The Coronavirus Is Going To Change How We Think About Design
As the coronavirus pandemic continues to spread, disrupting daily life and causing major economic damage, design leaders are pivoting to focus on how building design can combat infectious diseases and improve public health outcomes. The coronavirus, which causes the disease COVID-19, has led to more than 40,000 deaths globally in the last three months. Over 3,000 deaths have occurred in the U.S. as of Tuesday afternoon. There are still many unknowns surrounding COVID-19, including a viable vaccine and whether it will reoccur seasonally. With this in mind, building design could start to change quickly, as the industry seeks to make workplaces and public spaces safer. “I think we're on the cusp of actually seeing it impact current work underway,” Gensler Managing Principal Kevin Heinly said. “There are real design measures our clients could institute in our buildings to help safeguard against the worsening of that spike in the future.”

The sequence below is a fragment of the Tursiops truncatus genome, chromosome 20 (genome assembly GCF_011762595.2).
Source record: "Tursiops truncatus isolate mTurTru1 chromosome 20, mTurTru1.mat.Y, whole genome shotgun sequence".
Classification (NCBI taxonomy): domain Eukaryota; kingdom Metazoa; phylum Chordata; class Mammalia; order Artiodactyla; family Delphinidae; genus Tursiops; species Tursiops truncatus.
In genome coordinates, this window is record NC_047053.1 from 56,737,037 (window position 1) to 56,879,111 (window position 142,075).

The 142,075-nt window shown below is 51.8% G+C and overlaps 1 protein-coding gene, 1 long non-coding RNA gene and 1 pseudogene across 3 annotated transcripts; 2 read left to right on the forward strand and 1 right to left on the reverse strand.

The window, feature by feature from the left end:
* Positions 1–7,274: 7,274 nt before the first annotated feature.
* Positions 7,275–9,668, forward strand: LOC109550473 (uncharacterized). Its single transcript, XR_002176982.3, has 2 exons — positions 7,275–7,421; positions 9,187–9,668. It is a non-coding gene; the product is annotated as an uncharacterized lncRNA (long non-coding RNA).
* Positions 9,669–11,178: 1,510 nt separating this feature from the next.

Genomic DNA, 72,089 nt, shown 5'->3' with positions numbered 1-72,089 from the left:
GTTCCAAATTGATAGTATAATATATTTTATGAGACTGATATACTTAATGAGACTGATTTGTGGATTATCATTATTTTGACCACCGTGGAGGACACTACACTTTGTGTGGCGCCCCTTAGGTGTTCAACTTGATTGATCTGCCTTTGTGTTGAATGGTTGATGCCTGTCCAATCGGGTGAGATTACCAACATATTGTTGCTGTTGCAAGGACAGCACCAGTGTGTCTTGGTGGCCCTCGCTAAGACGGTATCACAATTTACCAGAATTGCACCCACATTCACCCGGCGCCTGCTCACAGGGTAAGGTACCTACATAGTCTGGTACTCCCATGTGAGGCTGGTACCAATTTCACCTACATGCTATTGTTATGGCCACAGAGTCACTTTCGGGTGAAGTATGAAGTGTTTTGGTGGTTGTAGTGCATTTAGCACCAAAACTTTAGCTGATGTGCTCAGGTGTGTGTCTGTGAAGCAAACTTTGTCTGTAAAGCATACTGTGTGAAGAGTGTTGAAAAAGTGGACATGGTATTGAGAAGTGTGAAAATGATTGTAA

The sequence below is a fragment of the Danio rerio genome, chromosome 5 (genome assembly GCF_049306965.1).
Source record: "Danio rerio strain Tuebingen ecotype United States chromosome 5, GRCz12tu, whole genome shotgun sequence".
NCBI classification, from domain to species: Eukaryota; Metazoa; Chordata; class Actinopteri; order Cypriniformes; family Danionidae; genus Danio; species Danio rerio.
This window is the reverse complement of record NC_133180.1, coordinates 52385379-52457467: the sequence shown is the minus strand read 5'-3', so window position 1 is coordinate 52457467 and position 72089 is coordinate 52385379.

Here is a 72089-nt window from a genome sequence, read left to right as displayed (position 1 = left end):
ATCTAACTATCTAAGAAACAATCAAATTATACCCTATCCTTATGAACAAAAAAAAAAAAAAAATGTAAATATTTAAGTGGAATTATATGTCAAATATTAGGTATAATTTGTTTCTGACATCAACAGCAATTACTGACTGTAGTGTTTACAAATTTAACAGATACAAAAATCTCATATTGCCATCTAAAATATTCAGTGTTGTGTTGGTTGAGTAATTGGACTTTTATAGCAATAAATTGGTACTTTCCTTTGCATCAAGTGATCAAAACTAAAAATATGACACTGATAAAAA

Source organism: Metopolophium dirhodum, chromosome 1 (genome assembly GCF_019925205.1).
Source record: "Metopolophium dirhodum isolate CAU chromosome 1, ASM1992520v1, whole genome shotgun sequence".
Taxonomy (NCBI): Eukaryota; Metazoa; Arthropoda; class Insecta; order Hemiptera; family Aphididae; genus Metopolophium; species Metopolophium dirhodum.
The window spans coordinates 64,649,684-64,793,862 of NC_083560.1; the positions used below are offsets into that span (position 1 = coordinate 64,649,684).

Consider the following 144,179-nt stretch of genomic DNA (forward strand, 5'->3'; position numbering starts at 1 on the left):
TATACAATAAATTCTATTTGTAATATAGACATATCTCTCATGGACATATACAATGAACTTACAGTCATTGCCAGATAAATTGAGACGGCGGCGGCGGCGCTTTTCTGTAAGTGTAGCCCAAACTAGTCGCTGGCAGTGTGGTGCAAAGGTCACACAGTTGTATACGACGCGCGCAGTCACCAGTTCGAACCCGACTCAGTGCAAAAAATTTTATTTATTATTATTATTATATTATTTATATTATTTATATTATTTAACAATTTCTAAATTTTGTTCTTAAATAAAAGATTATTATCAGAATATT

Joe Allen, a Harvard assistant professor of exposure assessment science, told Bisnow buildings can play an important role in minimizing the risk presented by different modes of disease transmission. One simple design element that can make a big difference is the quality of air ventilation. By investing in better mechanical air filtration systems to reduce airborne particles, fewer forms of disease will be able to spread. Heightened awareness and concern about disease transmission could impact the indoor air quality standards that already exist. “I think we'll soon be in a place where ‘acceptable’ is no longer acceptable,” Allen said. “The goal will be optimal. The goal will be healthy indoor air quality.” Pickard Chilton principal Jon Pickard said the level of care that goes into designing mechanical ventilation systems will be amplified in the wake of the pandemic, as people are motivated to do an even better job as they create new facilities. “I believe after something like this, these systems are going to be more carefully scrutinized,” Pickard said. Building design is also likely to see a surge of touchless and sensor technology and features in the future, which will also reduce the transmission of disease, Heinly said. The use of touchless technology could extend beyond just the entry doors to a building. An app on a phone could enable touchless entry to elevators, tenant suite doors and even bathrooms. "Any time we can take away the ability to touch something, I think, we're moving in the direction of prevention of disease spread,” Heinly said. Leaders from Gensler’s healthcare practice have started working collaboratively with workplace and education leaders to address the design challenges presented by infectious diseases. "A lot of the practices we're involved with are struggling with the same issues around COVID-19, so we're trying to bring a robust team of thought leaders together that are bringing healthcare expertise, lab and science expertise,” Heinly said. Both Pickard and Heinly noted that the design of bathrooms could change. Touchless technology already exists for faucets and hand dryers or hand towel dispensers, but has not been implemented for the simple task of opening a bathroom stall door. “For whatever reason, people just didn't think about it,” Pickard said. There had already been a shift in making it easier for people to exit some public bathrooms without touching a door with their hands, and Pickard believes the pandemic will likely accelerate the trend. Other methods of reducing touch include the use of artificial intelligence and voice-activated technology. That technology is already in use and readily accepted by most people, and could also prevent disease transmission, Heinly said.